Notes from Deployment break-out session - Thursday October 2, 2014
What do people want to talk about/ think we are talking about? Puppet docker Capistrano Packer Maker vmware bash scripts Chef
This list displays a good breadth of ideas/interests/tools
Hydra did not have any installation documentation at all a year ago - we are still behind in documentation
It would be great to develop/document war stories about deployment
Most attendees manage their own infrastructure – maybe 40% have other teams to manage it for them
Most attendees came looking for solutions rather than offering them
Using vm’s mostly as an end run around differences in development environments – hardware/OS's – for staff/developers
Can also use CI server to check code against a particular environment that matches production - one example is Travis triggered by check-ins on Github. Travis does require you to mock up http responses and other things - Travis can be slow – and it can mask production issues because it runs against hydra-jetty not production fedora/solr
Best practice: run full suite locally before pushing, smoke test on check-in, overnight full test suite that ran the longer stuff
Can also break up your test suite for optimization – pull out longer/slower stuff
Puppet is most useful in preparing for big changes (like Fedora4) – easy testing of the new environment. Also helpful for processes you don’t do very often, like building a whole new server once every six months. Puppet scripts preserve your present-day knowledge for reliable future use.
Why did people choose a particular solution (puppet, chef, ansible)? Mostly because sysops people chose it (or another institution started the bandwagon). Ansible made deployment “less spooky”. Allows you to revert to an older version if the latest deployment doesn’t work out.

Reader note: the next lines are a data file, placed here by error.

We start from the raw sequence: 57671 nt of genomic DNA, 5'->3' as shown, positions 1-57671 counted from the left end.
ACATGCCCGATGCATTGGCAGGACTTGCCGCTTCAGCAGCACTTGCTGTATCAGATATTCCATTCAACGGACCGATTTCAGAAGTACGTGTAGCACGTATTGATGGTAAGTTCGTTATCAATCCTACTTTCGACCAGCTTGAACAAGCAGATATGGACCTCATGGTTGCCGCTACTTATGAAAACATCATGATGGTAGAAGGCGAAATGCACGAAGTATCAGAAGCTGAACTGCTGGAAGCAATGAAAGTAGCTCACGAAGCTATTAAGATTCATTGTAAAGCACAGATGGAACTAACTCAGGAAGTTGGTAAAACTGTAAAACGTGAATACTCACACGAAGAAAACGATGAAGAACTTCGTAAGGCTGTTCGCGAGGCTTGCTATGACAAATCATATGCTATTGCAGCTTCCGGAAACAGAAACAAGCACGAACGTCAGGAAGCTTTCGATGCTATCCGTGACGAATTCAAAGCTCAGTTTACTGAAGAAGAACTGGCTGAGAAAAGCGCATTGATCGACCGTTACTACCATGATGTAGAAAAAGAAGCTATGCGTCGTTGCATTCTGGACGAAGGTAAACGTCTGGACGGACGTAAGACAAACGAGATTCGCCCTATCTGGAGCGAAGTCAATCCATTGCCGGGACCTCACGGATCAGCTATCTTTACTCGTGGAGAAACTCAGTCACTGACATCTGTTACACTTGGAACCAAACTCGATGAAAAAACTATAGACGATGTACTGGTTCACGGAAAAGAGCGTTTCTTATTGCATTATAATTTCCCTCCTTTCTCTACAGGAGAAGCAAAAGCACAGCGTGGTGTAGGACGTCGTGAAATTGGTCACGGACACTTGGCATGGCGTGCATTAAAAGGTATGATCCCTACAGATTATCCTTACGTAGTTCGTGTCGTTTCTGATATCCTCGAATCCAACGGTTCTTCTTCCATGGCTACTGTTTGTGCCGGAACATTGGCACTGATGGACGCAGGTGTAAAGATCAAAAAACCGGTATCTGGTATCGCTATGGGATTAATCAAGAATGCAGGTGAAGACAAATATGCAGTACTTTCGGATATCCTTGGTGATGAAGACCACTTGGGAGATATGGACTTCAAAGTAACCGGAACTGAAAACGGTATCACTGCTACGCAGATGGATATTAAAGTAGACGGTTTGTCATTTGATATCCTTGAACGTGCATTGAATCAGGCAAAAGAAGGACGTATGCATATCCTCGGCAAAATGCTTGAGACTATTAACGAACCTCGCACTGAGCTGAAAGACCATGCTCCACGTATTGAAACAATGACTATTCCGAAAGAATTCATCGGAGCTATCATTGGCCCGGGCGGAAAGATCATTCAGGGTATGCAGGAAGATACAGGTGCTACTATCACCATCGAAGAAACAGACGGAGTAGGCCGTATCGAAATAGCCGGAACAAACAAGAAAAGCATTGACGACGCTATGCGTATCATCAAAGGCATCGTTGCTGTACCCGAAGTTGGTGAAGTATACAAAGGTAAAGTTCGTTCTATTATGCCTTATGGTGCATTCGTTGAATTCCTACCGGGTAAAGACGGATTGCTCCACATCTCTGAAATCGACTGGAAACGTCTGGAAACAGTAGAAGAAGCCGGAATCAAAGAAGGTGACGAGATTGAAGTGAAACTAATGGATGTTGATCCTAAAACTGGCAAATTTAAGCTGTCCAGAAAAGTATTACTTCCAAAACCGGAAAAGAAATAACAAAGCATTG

Can use a single tool to bring up production servers and development vm’s. Chef uses .yml config files, puppet config was easier to handle.
Avalon installer is part of the plan to encourage outside adoption – uses Capistrano for web application, Puppet for everything else, also includes Vagrant so you can spin up a vm quite easily – this approach works, but it’s complicated and requires the right yaml files in the right places.
Cleveland split their production systems: Web node with code/apache/passenger and ffmpeg, data node with tomcat/fedora/solr.
Aaron (institution?) has split production systems even further – solr and fedora separate. Not using puppet there. Chose this setup for performance improvements – with lots of ingests going on, fedora hogs memory on tomcat – if solr is running on the same container the web service slows down because solr has fewer resources available.
Ansible has the concept of roles so you can manage a distributed environment.
Performance monitoring is also very important. Have things in place so you know about problems before they get bad.
Resources – look at these repos for examples/ideas:
Note-taker: Alicia Cozine, DCE